The second plaque at the Pont Napoleon translate “To the Escapees of France from the Canton of Luz. In 1943, refusing slavery, they chose the perilous adventure of the Passage of the Pyrenees to rejoin the armies of freedom“.
The third plaque at the Mairie of Luz  shows a list of names of escapees and the local resistance guides. We recognise many of the family names, whose descendants are still living in the area. The inscription describes how on 11/11 1994 a flag was offered to the escapees by the mayor, Mr Jean Paul Abadie. Two commemorative plaques were placed, one at the Pont Napoleon and the other in Barbastro, Spain at the “Las Capuchinas” prison.
The text on the commemorative plaques website explains how Francois Pujo, local historian and writer, offers much information on the different escape routes. “I will give you the itinerary taken by the evadees towards Spain between 1942 and 1944 in the valley of Luz St Sauvuer. The sources are from two books “Montagnes de le Peur et l’Esperance” by Emilienne Eychenne (“Mountains of fear and of hope”) and “Histoire extraordinaire de la resistance Francaise” by Dominique Lormier (“The Extraordinary history of the French Resistance”), and by direct witness of the children of the guides of the valley of Luz. NOTE: we cannot say exactly where they passed – the routes were adapted as a function of the German Patrols. The escapees sometimes took just the last stages of the route, if they had the chance to be transported to Luz, Bareges or Gavarnie”
“First Route: meet at Boo Silhen, then Viscos, Sazos, Agnouede, Sia, Trimbareille. From there two choices – Cestrede, Aspe then Ossoue (on the side of Soum Blanc) and finally the Lac de Bernatoire to Spain. Henri Martin, escapee, was killed on the “Prat Coummunau”. They also passed by Gedre, Saugue, Gavarnie and Boucharo. Or by Saugue, Coumely, Estaube and the Port de Pinede or Port de la Canau”
“Another Route: Lourdes, Hautacam, Lac Bleu, Bareges, Camp Rollot (Lienz), La Glere then Refuge Packe, Hourquette de Bugaret, around the Pic Long, descent into Campbielh then Camp Long (above Heas). From there, several choices depending on the Germans – Hourquette de Charmentas then Baroude into Spain, or the ridges of the Cirque de Troumouse, Munia – accompanied into Spain with the guides returning via the Port de la Canau. Or otherwise a direct traverse of the Cirque de Troumouse and the Port de la Canau. All were generally completed at night with sometimes (usually via Gavarnie – an easier route) women and children. Some escapees spoke of 8 days spent in the mountains”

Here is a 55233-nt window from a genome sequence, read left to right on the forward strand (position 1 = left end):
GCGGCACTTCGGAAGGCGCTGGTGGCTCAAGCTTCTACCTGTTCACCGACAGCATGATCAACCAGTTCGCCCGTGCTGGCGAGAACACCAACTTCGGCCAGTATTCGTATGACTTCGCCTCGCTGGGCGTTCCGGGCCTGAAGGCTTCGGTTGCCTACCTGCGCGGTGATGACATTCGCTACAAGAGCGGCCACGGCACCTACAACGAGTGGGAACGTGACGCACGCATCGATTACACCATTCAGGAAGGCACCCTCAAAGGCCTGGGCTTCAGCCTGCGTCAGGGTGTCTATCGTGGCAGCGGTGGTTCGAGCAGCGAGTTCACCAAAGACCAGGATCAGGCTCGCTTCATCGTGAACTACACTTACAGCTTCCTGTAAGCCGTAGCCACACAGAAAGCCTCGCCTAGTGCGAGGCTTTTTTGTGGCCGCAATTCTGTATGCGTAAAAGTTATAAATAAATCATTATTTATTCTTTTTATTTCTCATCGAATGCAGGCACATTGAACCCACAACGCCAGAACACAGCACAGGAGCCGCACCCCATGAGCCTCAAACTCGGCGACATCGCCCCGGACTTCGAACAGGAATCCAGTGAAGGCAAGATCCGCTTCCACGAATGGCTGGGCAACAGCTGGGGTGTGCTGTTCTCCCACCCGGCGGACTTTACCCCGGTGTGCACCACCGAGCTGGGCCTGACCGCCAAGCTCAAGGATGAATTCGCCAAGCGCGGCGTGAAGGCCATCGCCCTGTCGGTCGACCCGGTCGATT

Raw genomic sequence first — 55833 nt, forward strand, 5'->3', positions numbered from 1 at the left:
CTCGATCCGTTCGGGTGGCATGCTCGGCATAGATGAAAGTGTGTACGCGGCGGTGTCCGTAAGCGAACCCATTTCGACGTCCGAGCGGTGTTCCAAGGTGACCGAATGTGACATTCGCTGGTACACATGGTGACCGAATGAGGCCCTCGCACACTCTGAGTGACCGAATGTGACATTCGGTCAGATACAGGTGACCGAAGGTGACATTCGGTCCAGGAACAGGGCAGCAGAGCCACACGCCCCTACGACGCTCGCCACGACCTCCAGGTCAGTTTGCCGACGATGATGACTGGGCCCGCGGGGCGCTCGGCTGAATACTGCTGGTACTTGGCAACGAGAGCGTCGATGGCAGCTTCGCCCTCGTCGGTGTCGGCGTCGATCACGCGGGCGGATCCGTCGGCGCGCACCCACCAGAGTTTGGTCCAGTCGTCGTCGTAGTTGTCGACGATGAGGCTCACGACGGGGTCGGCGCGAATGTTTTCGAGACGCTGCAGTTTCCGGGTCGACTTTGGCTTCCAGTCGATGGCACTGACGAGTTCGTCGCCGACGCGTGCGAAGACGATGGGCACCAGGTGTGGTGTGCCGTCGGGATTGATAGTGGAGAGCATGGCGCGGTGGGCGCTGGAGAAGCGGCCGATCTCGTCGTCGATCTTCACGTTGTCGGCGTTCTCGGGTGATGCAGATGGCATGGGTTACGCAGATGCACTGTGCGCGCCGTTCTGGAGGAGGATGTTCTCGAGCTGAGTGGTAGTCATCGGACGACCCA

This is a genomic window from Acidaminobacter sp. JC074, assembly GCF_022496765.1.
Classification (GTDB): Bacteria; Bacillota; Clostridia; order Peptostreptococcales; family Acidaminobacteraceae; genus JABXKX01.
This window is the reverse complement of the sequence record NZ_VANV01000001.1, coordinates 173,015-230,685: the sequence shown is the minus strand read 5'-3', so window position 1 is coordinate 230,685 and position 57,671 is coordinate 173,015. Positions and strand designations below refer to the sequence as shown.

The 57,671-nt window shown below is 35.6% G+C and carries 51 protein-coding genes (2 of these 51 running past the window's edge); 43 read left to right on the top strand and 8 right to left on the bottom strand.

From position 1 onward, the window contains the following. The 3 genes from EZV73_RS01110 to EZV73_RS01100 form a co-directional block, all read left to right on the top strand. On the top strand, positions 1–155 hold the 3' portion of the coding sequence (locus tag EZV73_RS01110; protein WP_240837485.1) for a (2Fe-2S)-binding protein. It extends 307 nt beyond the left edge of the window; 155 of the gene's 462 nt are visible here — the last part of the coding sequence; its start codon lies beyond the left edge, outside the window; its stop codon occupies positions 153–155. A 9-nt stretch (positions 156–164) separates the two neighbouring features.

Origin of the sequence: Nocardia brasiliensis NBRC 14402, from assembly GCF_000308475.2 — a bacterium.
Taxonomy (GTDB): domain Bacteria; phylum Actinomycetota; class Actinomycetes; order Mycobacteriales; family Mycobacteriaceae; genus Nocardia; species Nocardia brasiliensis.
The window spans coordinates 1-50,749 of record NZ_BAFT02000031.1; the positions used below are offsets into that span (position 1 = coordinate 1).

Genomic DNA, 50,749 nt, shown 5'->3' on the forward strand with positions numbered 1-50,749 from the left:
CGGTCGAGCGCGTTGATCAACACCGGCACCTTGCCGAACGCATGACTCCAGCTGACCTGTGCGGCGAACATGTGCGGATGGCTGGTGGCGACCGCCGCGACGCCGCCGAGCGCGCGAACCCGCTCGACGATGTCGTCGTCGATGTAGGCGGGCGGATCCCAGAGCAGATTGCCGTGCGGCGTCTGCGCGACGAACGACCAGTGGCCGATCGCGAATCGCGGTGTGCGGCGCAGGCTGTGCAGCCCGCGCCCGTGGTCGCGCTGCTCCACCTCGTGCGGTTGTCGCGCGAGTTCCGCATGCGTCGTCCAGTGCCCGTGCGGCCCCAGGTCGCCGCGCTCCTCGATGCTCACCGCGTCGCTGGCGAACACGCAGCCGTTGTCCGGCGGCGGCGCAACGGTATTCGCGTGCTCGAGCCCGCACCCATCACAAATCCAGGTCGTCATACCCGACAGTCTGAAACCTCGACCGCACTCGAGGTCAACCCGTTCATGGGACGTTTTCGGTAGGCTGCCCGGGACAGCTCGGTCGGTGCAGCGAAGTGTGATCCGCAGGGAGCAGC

“My mother remembers one escapee who left in the night, dressed in her father’s trousers that he wore as a cattle drover. Take note of the extreme difficulty that these escapees, after having already taken part in the war, would have faced in the night in these unknown places”. 
“Michel Bourdis (a French Escapee), amongst others, came in the 1980s to thank the Guides of Gedre (Jean and Laurent SABATUT).”
The Camp Rollot on the Lienz plateau above Bareges is mentioned in several different sources: and
Translation: “This camp was established by Father Dieuzayde (originally as a Scout Camp), who recognised very early the threat of the Nazis. During the war, profiting from his extensive knowledge of the area, and the minimal control exercised by the Germans at Bareges, situated 30km from the Spanish border, while the passages at Gavarnie and Cauterets were more tightly surveilled, he made his Scout camp at Lienz a starting point for the passage of Jews, Resistance or Airmen to Spain. It was two days of walking, most often at night, via the Refuge Packe, Hourquette de Cap de Long and finally the Port de Barroude to Spain. The camp received the “Croix de Guerre” witnessing a dozen names, French and English, inscribed on a rock at the Camp – of those who lost their lives in these acts of resistance“.
The camp and escape routes from Bareges were run under the MI6 JADE AMICOL code name
More on the Jade Amicol group
At Bareges after the war, in a complete role reversal, German prisoners of war and Collaborators built the hydro electric network of the valley.

New sections to come:

  • Ancient history of the valley: Cro-Magnon man through to the British occupation in the 13 century (including the Romans and Moors in between!)
  • The Thermal history, from Louis 14 and later Napoleon to cures for Fibromyalgia.
  • The Skiing history. The winter Olympics and World cup races in Bareges the second oldest ski resort in France through to the current world champions from the valley.

Or if you can’t wait come, on one of our guided holidays and just ask Rob or Emma!